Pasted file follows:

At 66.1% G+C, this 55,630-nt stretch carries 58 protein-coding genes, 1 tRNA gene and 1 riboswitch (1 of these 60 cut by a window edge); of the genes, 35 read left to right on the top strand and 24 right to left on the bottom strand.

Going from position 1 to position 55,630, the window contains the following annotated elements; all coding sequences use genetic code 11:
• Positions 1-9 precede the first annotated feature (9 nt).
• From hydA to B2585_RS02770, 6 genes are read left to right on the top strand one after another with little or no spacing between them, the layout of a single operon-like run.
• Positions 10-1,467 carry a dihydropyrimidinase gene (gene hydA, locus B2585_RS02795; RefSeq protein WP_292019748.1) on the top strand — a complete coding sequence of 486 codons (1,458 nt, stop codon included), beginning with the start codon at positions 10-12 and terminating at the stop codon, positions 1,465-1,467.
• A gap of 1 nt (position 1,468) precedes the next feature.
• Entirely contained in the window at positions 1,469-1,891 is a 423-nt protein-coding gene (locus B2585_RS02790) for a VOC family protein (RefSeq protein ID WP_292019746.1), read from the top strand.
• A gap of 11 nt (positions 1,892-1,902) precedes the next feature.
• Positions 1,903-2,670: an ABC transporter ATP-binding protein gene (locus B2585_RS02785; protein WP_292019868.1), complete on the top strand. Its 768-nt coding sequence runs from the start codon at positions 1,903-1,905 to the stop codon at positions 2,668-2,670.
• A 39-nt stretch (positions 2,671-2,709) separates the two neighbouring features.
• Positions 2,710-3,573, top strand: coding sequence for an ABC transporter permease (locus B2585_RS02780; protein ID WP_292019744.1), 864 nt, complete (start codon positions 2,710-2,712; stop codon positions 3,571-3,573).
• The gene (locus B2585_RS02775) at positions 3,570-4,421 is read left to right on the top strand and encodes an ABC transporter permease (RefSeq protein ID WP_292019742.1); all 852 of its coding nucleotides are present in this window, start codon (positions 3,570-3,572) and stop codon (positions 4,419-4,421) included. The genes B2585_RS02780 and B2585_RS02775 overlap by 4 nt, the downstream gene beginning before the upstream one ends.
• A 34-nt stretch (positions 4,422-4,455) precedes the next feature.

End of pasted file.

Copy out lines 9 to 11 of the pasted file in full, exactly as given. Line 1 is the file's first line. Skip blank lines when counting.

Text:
• Positions 1,903-2,670: an ABC transporter ATP-binding protein gene (locus B2585_RS02785; protein WP_292019868.1), complete on the top strand. Its 768-nt coding sequence runs from the start codon at positions 1,903-1,905 to the stop codon at positions 2,668-2,670.
• A 39-nt stretch (positions 2,671-2,709) separates the two neighbouring features.
• Positions 2,710-3,573, top strand: coding sequence for an ABC transporter permease (locus B2585_RS02780; protein ID WP_292019744.1), 864 nt, complete (start codon positions 2,710-2,712; stop codon positions 3,571-3,573).